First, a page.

Using Small Multiples for Keeping Track of Student Work
M. A. Syverson
When the activity, rather than the product, becomes the focus of analysis, it can be confusing to decide how to credit or even keep track of assignments. While I do not grade individual assignments, I do believe we need to keep track of whether specific assignments have been turned in and to make a rough assessment about the appropriateness of the substance and quality of the response to the task that was posed.
Taking Edward Tufte's idea of small multiples and particularly his development of a comprehensive patient medical chart, I am working to develop a "vital signs" indicator for student work. It involves not a grade, but a point in a box which has two axes: quantity and quality. Each assignment's activities can be plotted in order to account for the various kinds of written and class work, fairly quickly and easily. If you do portfolio evaluations, you can also plot the evidence included in the portfolio and then separately provide comments on the work included. Note that any kind of work or medium, from final revisions of papers to oral presentations to multimedia productions or online communications can be represented by this system.
This method of tracking student work is not part of the Learning Record system, and it is not necessary to use it when using the Learning Record. It is simply a different way of accounting for students' ongoing work that can be used with any form of evaluation.
How it works:
What looks like a typical teacher's record sheet can be made much richer in information, yet easier to track across the semester or year through using each box not for a check, grade or number but for a plotted point. This is done by considering the two dimensions of the box as axes. For example, I am interested, as I quickly review students' assignments or other work, both with the work's quality and the quantity. These are the two axes I use: quality for the vertical dimension and quantity for the horizontal dimension. Here are two enlarged examples:
|In this example, the dot represents work that is above average, though not outstanding, both in quantity and quality.|
|This dot represents work that is above average in quantity but quite a bit below average in quality.|
You can see how this looks in a teacher's gradebook:
Class Record Sheet
(Example will open in a new browser window)
Notice that this format provides a kind of constellation or star map representing students' progress graphically as a movement across space and time. This method is surprisingly quick and in fact it is all you need to record if you are providing comments to writers on their work itself. It allows you to scan a whole row and visually track the progress of a particular student. You can also look down a column and visually track the fate of your assignment: if many of the marks are in the same low quadrant, perhaps the assignment was confusing for students, and needs more preparation to work well, or perhaps it did not work well for other reasons.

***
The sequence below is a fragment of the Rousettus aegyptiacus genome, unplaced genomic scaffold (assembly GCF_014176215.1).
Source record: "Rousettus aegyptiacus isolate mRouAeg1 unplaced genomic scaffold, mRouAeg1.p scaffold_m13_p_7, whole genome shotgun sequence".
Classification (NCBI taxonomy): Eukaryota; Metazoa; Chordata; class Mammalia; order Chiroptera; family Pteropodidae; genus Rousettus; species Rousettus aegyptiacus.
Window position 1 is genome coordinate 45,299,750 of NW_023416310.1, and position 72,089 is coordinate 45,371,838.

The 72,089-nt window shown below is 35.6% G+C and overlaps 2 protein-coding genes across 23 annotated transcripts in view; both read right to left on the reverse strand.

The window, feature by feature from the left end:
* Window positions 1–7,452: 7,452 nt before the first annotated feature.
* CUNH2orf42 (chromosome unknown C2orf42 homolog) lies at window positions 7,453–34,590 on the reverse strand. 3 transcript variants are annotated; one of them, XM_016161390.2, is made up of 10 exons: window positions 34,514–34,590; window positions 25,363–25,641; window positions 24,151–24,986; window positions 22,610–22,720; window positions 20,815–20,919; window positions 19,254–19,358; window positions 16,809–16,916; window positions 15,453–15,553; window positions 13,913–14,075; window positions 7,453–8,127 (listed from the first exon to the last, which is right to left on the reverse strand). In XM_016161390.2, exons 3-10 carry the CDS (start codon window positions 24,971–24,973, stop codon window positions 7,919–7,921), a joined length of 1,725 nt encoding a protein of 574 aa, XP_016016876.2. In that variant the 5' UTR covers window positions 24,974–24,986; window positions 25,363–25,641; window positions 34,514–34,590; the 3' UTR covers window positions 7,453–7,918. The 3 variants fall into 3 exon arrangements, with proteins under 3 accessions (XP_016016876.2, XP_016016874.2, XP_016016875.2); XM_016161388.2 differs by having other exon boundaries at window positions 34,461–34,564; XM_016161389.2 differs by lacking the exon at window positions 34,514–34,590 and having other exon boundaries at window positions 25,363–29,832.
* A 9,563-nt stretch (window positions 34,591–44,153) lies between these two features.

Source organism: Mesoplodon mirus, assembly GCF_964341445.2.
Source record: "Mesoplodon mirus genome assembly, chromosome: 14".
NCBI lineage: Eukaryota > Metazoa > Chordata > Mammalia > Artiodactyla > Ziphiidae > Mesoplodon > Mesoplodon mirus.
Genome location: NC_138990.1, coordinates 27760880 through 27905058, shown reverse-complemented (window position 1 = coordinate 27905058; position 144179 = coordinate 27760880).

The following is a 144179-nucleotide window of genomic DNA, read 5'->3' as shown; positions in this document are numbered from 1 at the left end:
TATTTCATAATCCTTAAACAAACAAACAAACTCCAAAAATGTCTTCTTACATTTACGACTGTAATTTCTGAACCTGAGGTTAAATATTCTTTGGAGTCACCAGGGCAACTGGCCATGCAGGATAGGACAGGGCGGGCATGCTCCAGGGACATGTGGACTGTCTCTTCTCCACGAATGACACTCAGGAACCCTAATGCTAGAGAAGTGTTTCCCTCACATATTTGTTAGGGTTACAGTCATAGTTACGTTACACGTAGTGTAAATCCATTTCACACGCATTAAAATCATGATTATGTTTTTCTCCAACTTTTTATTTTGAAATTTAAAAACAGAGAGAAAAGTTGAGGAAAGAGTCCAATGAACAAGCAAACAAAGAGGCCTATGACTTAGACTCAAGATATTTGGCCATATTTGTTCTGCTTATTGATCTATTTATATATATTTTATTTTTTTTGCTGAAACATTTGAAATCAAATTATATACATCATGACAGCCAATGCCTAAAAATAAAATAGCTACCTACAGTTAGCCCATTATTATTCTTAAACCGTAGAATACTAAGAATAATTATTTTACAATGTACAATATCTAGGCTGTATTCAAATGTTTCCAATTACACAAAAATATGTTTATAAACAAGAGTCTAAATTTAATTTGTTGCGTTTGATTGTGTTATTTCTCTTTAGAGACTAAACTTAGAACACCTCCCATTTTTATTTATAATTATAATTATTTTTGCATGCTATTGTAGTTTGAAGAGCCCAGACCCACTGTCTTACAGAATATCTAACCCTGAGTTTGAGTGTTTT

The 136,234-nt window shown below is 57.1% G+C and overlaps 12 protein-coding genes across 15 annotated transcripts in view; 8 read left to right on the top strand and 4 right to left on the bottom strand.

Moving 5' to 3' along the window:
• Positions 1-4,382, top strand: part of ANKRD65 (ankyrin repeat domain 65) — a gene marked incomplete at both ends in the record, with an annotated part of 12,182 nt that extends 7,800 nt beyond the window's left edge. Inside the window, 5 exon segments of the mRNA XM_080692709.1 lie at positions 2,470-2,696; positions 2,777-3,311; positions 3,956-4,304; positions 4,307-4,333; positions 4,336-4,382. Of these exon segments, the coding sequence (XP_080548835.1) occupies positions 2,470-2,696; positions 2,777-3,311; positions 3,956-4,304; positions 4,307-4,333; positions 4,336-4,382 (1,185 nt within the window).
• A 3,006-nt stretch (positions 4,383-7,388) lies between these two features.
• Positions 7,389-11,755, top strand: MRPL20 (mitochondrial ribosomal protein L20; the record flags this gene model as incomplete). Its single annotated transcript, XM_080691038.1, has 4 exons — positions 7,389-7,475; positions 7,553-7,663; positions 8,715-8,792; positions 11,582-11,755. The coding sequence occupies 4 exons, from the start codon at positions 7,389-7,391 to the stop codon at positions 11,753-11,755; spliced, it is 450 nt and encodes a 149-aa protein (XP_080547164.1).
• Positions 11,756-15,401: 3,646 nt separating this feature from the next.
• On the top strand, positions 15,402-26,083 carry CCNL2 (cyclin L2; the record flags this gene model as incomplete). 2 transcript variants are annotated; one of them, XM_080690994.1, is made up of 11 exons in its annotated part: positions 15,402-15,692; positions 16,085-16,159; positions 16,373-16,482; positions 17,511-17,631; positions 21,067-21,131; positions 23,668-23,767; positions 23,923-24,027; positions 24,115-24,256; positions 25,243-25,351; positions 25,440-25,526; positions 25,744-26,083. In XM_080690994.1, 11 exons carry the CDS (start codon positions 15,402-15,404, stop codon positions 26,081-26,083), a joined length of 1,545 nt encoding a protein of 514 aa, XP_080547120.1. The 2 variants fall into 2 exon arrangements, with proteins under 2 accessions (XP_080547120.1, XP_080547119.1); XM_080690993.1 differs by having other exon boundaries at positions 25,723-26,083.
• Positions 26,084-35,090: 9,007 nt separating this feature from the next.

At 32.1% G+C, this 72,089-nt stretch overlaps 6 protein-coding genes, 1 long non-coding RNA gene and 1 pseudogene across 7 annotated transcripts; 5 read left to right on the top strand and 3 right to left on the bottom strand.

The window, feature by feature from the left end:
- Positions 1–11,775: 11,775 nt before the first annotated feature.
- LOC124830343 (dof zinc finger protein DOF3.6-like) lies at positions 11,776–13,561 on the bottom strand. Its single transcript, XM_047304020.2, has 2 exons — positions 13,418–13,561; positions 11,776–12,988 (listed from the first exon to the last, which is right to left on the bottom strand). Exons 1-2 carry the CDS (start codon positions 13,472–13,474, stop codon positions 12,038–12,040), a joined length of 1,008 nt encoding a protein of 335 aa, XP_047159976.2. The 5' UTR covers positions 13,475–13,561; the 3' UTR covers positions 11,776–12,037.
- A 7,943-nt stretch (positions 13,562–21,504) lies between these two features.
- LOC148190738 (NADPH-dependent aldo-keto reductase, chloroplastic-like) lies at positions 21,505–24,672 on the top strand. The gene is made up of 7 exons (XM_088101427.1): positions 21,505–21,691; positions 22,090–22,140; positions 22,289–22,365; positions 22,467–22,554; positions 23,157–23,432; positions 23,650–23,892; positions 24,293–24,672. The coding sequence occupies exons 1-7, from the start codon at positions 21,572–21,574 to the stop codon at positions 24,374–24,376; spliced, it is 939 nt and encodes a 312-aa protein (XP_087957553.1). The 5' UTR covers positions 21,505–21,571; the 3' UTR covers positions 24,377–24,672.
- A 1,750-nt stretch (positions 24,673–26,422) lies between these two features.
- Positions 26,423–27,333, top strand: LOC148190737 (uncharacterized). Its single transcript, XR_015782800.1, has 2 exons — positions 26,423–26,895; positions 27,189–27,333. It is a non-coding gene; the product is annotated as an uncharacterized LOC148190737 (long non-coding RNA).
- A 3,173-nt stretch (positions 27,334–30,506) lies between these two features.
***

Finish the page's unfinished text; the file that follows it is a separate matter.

The information in this format can help teachers recognize when they need to seek reasons for students' lack of success with a particular assignment. Students who tend to generate work of high quality but low quantity can be encouraged to expand their ideas further, while students who tend to generate work of high quantity but rather low quality can be encouraged to focus and direct their efforts, spending more time on developing the quality of their writing.
You may decide on a different set of terms for the axes, but the interesting thing is that you can provide, with a single dot, two kinds of information about a particular item, twice as much as a grade or check mark provides. It is easier to recognize trends at a glance, and it also eliminates the need to do complex arithmetic averaging. Is the student consistently engaging in class activities at an above average level? Did a student get off to a rocky start and then gain momentum? Did a student start losing ground after the midterm? Aren't we much more interested in answers to these questions than answers to questions such as how do you average a B+ at 40% of the grade, a C for 10%, an A- for 20%, a B for 15% and a B- for 15%?
You can track as many or as few assignments or activities as you choose to using this method. You can also add an "L" (as shown in the example) to any box to indicate that an assignment was turned in late. On the lines above the maps I briefly describe each assignment as it is due. I've used this method successfully for two years now, and I appreciate more and more its flexibility and its support for portfolio assessment.
Reference: Tufte, Edward. Visual Explanations: Images and Quantities, Evidence and Narrative. Cheshire, CT: Graphis Press, 1997.